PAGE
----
MORGANTOWN, W.Va. -- About 200 doctors are getting help in recognizing, treating and reporting addiction to opioid medications.
Federal health-care experts and West Virginia University faculty led an all-day forum Friday in Morgantown to help physicians find a balance between treating and ensuring the safety of patients with chronic pain.
West Virginia has the country's second-highest rate of prescription drug deaths, and Sen. Jay Rockefeller, D-W.Va., is backing two bills driven by the epidemic.
The Prescription Drug Abuse Prevention and Treatment Act would cut the number of opioid and methadone-related deaths through new training requirements for providers, consumer education and support for drug-monitoring programs.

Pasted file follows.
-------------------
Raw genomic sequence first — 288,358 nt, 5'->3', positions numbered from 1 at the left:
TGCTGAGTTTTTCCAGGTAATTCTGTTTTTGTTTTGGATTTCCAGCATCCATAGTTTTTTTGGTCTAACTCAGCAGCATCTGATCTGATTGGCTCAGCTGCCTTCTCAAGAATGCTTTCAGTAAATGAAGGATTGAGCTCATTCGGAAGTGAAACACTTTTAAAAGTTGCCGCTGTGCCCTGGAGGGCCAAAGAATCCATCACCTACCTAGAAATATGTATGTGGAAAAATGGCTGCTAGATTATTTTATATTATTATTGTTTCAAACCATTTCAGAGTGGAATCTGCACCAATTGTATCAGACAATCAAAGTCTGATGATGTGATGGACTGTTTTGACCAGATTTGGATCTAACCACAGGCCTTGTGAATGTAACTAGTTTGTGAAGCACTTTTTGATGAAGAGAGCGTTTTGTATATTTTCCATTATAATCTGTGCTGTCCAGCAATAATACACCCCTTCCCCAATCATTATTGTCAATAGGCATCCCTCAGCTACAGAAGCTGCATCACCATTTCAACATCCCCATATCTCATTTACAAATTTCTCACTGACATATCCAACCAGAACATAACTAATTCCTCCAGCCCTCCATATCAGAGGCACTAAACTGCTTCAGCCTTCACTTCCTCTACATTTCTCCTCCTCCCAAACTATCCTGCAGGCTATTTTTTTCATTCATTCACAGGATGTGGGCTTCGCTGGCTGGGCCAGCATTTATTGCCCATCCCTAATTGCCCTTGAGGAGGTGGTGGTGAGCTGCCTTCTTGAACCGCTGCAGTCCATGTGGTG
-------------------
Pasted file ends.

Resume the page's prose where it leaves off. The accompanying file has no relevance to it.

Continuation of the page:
Another bill would fund construction of more behavioral health centers.
At Rockefeller's urging, the Substance Abuse and Mental Health Services Administration provided similar training last fall in Lewisburg.